When I rode out of the timber I fell in with a cow outfit, and a sorry lot of rawhiders they were.
When I came to the fire not one of them upped to say aye, yes, or no. They just sat there looking beat. This was a played-out hand if ever I saw one.
"Howdy," I said. "You folks taking on any help?"
There was a thin, stooped-down man, with every bone showing through his thin cotton shirt, who looked around at me. If that man's cattle were as poor as he was, there'd not be fat enough on any one of them to grease a skillet.
"Was I to hire you, I couldn't pay. We're fresh out of everything a man needs most."
Well, I could have fetched him some ideas on that score, because I'd already seen the girl who stood with her back against the chuck wagon.
"Where you driving the herd?"
"We ain't. Not no more. We were headed for a valley out yonder, where the grass stands high. Now it looks like we ain't a-goin' anywhere at all."
"Sheriff in this town lays claim to a bunch of our cattle. Swears they're local brands."
"Ain't the cattle yours?"
"Rightly they are, but there's a point of question and the sheriff knows it. Cattle have been running on Texas grass since Spanish days, with nobody laying claim to hide nor hair of them. Folks branded a few of them, but the War between the states cut that short, so they just ran free and bred free. We made a gather of them, and started north.
"We had a few brands among them. Men died during the war, and then the Injun fightin' an such. These brands we have nobody laid claim to, and we honestly tried to run them all down. Now this man claims they're local cattle that drifted south."
"All the way to Texas?" I asked. "Swimming those rivers and all? It ain't likely. He's running a bluff on you."
"You et, son? I got no kind of job for you but no man ever walked away from Noah Gate's fire without he'd et if he was a mind to."
All I owned was on my back or on my horse and the offer of that meal sounded fresh and likely to me. So I out with my hunting knife and edged up tot he fire, helping myself to beef and beans.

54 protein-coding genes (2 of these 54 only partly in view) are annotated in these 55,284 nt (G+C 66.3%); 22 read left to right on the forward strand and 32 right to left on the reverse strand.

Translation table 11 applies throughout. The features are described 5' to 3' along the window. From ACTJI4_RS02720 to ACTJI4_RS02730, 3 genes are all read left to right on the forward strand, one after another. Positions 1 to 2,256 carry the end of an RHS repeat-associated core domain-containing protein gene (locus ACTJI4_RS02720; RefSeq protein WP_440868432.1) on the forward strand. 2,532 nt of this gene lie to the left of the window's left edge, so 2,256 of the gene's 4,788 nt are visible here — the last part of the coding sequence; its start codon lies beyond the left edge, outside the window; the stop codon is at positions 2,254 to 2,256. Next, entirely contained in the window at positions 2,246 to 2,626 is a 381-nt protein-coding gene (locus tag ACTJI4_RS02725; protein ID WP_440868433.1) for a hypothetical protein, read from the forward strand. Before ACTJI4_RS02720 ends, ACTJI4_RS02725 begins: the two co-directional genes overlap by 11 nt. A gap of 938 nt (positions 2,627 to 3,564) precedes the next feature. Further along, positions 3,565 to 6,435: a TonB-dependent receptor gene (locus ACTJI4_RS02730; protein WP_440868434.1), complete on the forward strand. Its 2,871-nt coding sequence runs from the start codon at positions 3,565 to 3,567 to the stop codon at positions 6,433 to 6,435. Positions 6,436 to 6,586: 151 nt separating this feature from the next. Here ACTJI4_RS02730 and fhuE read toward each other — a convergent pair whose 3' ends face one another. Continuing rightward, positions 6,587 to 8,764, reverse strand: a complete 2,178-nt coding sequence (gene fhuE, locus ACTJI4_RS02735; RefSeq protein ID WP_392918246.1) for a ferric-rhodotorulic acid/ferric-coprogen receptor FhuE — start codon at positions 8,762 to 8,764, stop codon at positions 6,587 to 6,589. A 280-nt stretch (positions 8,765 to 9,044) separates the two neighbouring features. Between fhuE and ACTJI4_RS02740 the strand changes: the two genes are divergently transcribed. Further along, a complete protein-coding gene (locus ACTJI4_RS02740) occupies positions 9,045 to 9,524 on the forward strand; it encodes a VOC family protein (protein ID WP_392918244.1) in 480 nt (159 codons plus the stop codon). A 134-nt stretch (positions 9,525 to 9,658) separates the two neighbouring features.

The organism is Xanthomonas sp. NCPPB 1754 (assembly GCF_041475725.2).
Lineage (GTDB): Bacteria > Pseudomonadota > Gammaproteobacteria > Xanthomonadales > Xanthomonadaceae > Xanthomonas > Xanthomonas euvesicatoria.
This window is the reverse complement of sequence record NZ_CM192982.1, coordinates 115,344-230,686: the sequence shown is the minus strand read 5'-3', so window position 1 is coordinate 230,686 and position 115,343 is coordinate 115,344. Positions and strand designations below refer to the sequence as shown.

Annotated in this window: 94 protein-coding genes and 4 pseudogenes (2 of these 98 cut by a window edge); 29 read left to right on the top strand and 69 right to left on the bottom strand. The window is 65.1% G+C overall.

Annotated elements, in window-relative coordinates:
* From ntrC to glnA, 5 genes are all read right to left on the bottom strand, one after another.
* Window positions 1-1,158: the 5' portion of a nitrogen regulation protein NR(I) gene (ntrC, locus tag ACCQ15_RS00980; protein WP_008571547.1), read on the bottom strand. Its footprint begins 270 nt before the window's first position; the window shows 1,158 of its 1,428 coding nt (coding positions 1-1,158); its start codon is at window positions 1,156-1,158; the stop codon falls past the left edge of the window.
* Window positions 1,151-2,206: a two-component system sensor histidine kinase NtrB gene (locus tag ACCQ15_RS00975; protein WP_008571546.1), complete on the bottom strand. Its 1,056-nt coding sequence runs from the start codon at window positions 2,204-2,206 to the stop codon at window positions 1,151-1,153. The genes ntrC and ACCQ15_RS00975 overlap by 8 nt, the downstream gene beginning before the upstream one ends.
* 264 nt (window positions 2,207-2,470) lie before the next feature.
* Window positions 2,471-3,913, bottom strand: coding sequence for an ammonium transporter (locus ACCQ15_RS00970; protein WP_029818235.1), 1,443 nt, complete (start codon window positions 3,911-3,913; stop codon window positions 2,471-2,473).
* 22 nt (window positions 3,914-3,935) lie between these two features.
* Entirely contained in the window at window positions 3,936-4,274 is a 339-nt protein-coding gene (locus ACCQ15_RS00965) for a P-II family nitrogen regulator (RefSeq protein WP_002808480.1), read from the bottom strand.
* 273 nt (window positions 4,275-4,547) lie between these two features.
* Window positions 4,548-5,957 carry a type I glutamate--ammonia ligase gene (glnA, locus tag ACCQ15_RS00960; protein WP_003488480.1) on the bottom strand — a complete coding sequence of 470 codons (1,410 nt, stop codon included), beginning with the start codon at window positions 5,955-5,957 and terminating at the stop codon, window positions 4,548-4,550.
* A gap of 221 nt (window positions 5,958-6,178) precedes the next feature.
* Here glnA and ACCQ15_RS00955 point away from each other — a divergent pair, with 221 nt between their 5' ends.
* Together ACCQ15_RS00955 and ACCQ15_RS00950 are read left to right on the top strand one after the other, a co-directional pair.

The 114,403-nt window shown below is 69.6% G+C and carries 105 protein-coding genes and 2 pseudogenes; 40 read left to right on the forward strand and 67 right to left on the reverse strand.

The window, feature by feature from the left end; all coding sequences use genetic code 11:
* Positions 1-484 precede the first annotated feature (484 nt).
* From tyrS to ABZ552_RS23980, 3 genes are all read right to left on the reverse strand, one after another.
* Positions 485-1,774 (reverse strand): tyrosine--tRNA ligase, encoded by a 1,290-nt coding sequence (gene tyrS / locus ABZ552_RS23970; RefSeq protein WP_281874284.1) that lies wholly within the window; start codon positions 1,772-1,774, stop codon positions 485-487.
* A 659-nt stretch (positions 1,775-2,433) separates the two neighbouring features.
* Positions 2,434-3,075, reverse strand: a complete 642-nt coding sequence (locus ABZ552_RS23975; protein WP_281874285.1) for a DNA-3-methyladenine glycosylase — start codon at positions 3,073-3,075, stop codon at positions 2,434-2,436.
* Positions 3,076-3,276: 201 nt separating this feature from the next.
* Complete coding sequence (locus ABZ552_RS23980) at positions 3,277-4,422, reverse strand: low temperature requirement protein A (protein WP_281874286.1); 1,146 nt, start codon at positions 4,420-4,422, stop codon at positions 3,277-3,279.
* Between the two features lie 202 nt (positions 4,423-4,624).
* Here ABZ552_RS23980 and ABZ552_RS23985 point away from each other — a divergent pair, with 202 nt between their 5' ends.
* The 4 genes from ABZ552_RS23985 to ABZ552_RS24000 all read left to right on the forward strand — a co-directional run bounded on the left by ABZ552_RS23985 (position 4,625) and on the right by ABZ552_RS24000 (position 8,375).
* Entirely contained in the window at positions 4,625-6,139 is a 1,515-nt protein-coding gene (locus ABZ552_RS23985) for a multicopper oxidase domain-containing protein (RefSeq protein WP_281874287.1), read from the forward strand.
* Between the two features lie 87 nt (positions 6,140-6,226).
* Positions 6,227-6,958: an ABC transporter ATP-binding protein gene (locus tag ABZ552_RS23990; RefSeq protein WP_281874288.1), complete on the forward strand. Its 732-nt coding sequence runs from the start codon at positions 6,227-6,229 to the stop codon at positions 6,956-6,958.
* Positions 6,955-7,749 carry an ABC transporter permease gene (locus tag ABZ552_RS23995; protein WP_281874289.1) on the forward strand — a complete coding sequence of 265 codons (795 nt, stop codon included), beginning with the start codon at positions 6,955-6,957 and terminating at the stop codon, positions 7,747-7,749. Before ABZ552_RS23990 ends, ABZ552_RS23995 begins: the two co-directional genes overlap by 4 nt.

Nobody had much to say as they moved to the fire to partake. They were oldish men, most of them with families at home, likely, and wondering what their womanfolks would do if they didn't come back.
Only a few weeks before I'd left the faraway hills of Tennessee to make myself a place in the world. When I rode up to this cow outfit I was three days without eating except for some hazelnuts I'd found, but the longer I sat there listening to their talk the more it seemed to me that this sheriff, as he called himself, was running a blazer on Gates and his outfit. The worst of it was, he looked likely to make it stick. Now, I was just a riding-through stranger, but I'd set up to good grub for the first time in days, and I didn't like to think of some no-account running me away from the trough.
Pa, he always said a man had to look spry for himself, because nobody would do it for him; your opportunities didn't come knocking around, you had to hunt them down and hog-tie them. Maybe it was that idea I was considering, and maybe it was the beans in the pot, or it might have been that redhead girl standing over there casting eyes at me, time to time.
So I spoke free, and I told them were they my cows nobody would take them without they had a fight.
"Ain't much we can do," Gates said. "That Sheriff's a mighty hard man, and it's a hard lot he has with him."
"Mr. Gates, what brands were they about to take?"
"Circle Three, Ten Bar, Shamrock, and Slash Seven. That adds up to about half the herd."
Well, a man doesn't look on opportunity too often, and even though the deck was stacked against them, I felt like taking a hand. "Mr. Gates," I said, "you sell those brands to me. You sell them to me right now."